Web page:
Let me just say that I’ve always known there is a very special bond between writers. We’ve all seen it play out online through blogs, Twitter, Facebook, and other forums, but there is something magical about finally meeting someone in person and realizing that they’re just as amazing (if not even moreso) as you’d always imagined.
On Thursday, Seré Prince Halverson came to Austin to sign copies of The Underside of Joy at Bookpeople (you remember I interviewed her for January’s Fresh Ink, yes?). Lucky for me, not only was I in town (I almost wasn’t!) but I also got to meet other writers who’d come to Austin for the occasion. Can you think of a better way to spend the evening than listening to an author read from her book, tell you about the process of writing it, get that book signed, and then have dinner with her and other new writer friends, only to keep talking about books and the writing life?
No? Me neither.
Because I promised you all pictures…
I finally got to meet Seré and two new writer friends. I’d met Julie Kibler (in red) previously on Backspace and Facebook. Her novel, Calling Me Home, will be published in early 2013 by St. Martin’s Press. Julie introduced me to Lynda Rutledge (far left), whose debut novel, Faith Bass Darling’s Last Garage Sale, will be published by Amy Einhorn Books in April. So many great books to look out for!
During her talk, Seré talked about her path to publication and how an agent she’d worked with previously said that her book’s message needed to be something that could be embroidered on a pillow—something uplifting and uncomplicated—because that’s what would sell. She decided to look for a new agent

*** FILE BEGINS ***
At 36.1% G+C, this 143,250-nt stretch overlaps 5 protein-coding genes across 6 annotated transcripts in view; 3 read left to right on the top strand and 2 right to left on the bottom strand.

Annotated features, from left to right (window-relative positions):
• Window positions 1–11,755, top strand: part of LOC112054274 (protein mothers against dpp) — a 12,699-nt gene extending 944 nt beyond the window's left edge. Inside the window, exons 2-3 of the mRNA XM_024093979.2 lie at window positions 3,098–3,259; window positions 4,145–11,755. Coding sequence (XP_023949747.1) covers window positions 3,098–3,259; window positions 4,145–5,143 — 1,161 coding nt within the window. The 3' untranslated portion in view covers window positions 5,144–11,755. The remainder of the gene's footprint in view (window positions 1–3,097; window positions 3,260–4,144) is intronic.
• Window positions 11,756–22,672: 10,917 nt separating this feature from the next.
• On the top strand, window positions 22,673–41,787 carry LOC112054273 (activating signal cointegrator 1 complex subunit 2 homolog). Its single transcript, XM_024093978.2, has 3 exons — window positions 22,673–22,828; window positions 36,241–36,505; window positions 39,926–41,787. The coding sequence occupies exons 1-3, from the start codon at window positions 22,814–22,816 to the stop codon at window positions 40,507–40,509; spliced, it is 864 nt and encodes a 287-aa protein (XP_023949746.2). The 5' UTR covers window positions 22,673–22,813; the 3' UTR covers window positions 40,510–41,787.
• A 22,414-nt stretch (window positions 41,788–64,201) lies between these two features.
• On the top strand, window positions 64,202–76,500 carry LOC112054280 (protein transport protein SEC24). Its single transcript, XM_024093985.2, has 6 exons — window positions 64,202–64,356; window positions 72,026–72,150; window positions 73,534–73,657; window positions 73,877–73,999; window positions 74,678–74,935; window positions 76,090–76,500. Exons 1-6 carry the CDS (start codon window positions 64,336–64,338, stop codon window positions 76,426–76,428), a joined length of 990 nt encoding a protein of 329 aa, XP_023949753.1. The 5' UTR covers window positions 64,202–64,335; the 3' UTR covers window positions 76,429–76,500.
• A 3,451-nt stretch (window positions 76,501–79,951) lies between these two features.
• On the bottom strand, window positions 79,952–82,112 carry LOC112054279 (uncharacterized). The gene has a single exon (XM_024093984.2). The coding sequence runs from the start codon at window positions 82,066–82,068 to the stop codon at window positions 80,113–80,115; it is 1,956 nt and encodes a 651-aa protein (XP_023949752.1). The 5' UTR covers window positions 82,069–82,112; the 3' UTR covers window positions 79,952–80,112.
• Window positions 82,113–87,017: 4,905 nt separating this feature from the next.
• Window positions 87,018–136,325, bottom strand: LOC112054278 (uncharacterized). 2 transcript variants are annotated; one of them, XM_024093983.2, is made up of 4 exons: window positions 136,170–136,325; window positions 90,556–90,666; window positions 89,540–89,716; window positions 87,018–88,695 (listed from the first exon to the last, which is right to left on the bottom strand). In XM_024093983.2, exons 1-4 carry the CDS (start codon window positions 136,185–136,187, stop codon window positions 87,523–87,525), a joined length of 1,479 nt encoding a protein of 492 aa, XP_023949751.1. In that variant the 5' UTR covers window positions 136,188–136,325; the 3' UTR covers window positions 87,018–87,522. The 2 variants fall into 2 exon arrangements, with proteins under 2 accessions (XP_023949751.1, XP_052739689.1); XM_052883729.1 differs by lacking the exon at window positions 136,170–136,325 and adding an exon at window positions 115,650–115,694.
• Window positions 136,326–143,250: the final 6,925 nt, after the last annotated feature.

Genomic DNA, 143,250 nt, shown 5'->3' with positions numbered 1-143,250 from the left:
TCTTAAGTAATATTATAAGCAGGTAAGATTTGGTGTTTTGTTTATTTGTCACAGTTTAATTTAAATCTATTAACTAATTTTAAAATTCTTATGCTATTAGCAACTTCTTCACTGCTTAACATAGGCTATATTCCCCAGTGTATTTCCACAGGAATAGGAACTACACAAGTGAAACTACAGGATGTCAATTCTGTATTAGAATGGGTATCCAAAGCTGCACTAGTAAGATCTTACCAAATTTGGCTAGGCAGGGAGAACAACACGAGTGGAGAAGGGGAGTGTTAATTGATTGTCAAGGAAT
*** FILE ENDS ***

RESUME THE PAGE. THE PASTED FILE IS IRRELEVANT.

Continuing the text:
Seré, Julie and me after dinner. I really hope we get to do this again sometime! (Maybe for Julie’s book launch?)
I know we’ve all discussed the power of online connections before, especially among writers. It’s hard to believe that we can develop such meaningful relationships with people we’ve never actually met, but that’s what happens when you bond with someone over a common passion like writing, whether it’s over drinks or Twitter. I’ve exchanged emails, letters, web videos, and even books with friends I’ve met online, and each time we’ve finally had a chance to meet in person, it’s felt a lot like having an evening of great conversations with old friends—because it kind of is.
I hope that I’ll get to meet many of you in person someday and have that same experience! In the meantime, (to get a bit Golden Girls on you) thanks for being a friend. If you’re ever in Austin or if I’m ever anywhere near your town, please, please let me know and point us to the nearest book store/chai latte in town. We’ll make a night of it.